Dismiss Notice
Join Physics Forums Today!
The friendliest, high quality science and math community on the planet! Everyone who loves science is here!

Becoming a better writer

  1. May 7, 2004 #1
    Becoming a better writer....

    Yeah.. my writing skills suck....

    I already know I should start reading more.. WRITING more etc.. but I need examples of actual parts of writtings essential.. all those things to watch out for...

  2. jcsd
  3. May 7, 2004 #2

    jimmy p

    User Avatar
    Gold Member

    writing for which type of field? Or just general writing?
  4. May 7, 2004 #3
    Read, read read read read
    Nothing makes you a better writer than that.
    I hate to admit it, but Jimmy is right. You need to decide what kind of writing you want to do. I try to get paid for everything I write, so what I write isn't always what would get good grades in school.
  5. May 7, 2004 #4

    jimmy p

    User Avatar
    Gold Member

    Nothing is sweeter or more gratifying than reading that. :smile:
  6. May 7, 2004 #5
    there is a great little book on grammar, but I can't remember the name right now. ask me again tomorrow. It's a little white book written by White & somebody..Strunk? damn it's on the tip of my tongue. Stephen King's book On Writing is pretty good too.
  7. May 7, 2004 #6
    Elements of Style by E.B. White, if I'm not mistaken.

    The most common failing of writing is that it doesn't flow correctly. People may pass right over typos and they may pass over poor sentence structure and they may pass over crappy syntax, but nobody ever misses the flow (even if they don't realize it). Bad flow just kind of leaves a bad taste in the reader's brain about your piece.

  8. May 7, 2004 #7

    jimmy p

    User Avatar
    Gold Member

    A good way of improving my essay writing I found was to get a kindly person (family, friend, garbage collector) to read over what I had written. It was very useful because though YOU know what you mean, if someone else doesnt understand it then you can edit it before it has to be handed in.
  9. May 7, 2004 #8
    yeah writting in general.. I'll try to get a hold of those books mentioned.
  10. May 7, 2004 #9
    And if you're really nice and we're all in good moods, you could probably post your writings here and have them reviewed!

    Actually, it'd probably be a nice change of pace.

  11. May 7, 2004 #10


    User Avatar
    Gold Member

    I hate to admit it :biggrin: , but trib is right, too. The more you read, the better you'll write. This forum is a good place to practice. Getting into some of the discussions will give you practice in organizing your thoughts and help you focus on properly presenting them.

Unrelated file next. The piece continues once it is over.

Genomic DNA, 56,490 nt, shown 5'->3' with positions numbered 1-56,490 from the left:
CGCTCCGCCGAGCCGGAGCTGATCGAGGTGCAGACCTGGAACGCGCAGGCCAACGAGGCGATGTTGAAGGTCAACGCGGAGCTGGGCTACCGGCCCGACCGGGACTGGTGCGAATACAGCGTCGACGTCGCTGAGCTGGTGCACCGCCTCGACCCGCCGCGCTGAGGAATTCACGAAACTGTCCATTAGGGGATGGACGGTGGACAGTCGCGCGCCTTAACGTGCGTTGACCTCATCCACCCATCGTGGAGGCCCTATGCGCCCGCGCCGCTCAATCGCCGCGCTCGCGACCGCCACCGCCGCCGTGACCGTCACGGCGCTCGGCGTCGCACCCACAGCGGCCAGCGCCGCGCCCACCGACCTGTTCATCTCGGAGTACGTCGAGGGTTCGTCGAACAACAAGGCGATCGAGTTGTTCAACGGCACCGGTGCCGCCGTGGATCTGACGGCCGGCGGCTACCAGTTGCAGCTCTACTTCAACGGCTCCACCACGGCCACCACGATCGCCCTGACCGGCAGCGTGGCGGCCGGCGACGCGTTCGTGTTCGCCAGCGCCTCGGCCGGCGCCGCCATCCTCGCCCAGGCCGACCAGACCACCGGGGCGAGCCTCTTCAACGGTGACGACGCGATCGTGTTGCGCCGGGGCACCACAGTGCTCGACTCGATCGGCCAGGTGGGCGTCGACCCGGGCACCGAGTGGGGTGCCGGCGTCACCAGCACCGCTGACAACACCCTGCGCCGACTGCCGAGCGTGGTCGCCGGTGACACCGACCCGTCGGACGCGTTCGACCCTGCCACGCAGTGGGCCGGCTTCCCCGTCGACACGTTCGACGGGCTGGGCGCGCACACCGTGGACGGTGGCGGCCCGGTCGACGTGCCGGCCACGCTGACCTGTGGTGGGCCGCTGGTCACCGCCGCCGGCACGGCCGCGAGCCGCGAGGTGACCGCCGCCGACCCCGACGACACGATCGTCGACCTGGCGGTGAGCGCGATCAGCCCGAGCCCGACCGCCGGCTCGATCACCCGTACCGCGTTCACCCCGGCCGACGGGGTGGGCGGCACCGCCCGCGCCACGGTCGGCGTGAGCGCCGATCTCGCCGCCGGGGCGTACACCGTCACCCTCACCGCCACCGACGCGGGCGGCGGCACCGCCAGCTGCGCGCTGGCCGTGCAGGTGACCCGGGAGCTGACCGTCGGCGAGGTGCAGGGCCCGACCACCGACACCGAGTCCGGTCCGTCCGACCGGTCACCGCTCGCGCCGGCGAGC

12. May 8, 2004 #11
    Try to familiarize yourself with different authors and writing style so you won't feel stuck using the same, old pattern.

    Read as much as you can from different sources, and look at how the sentence structure flows smoothly from one idea to the next. Or the lack thereof.

    I find that reading my big, fat Webster's dictionary every once in a while helps me broaden my vocabulary and helps me get pass certain limits in expression.

    There are a lot of good, talented writers in this forum as well so if you find something that piqued your interest, you can always check out their posts.
    Last edited: May 8, 2004
  13. May 8, 2004 #12
    Yeah, I haven't been here long but I know there are some smart people here. I read posts about how some wanted to write science news for magazines and such things.
  14. May 8, 2004 #13
    Who are a better group of people to do that than us?
  15. May 8, 2004 #14
    The reading part is definately a good start. I used to write once in awhile for fun and barely ever read. This year I've read less than 10 books and I've noticed a dirastic improvement in my writing. I also signed up for emails that send me a vocabulary word regularly.

    Make sure to write often and keep your grammar and syntax, flow and all the good stuff improving. Setting, metaphors and all the literally elements are important to fiddle with as well.
  16. May 9, 2004 #15
    Oh yeah can someone point out who the good writers are aso I can watch out for them?
  17. May 9, 2004 #16
    I used the Bedford Guide for College Writers (Kennedy, Kennedy, Holladay) for my English Composition course.

    I noticed that one of the problems that I had when writing formally was (as other people said) fluency. If the sentence does not fit in with the other sentences and is not able to be read clearly, then it probably needs to be revised or redone.

    For literary writing such as prose or poetry, I used Perrine's Literature.
  18. May 9, 2004 #17
    The greatest english writer of all time - Shakespeare. Although his work was done in an elizabethan fashion, when you begin to examine his syntax and diction you can begin to appreciate his genius. Every word he uses, every sentence he forms, every image he creates has a purpose. When you are writing you should have a purpose to everything you say. When you look at Shakespeares work you can see everything he said had a purpose. You can learn a great deal from his works.
  19. May 10, 2004 #18
    I totally agree with you on that. You can already tell how good of a writer he is just by noticing the fact that his works are still popular today as they were when he wrote them.
Share this great discussion with others via Reddit, Google+, Twitter, or Facebook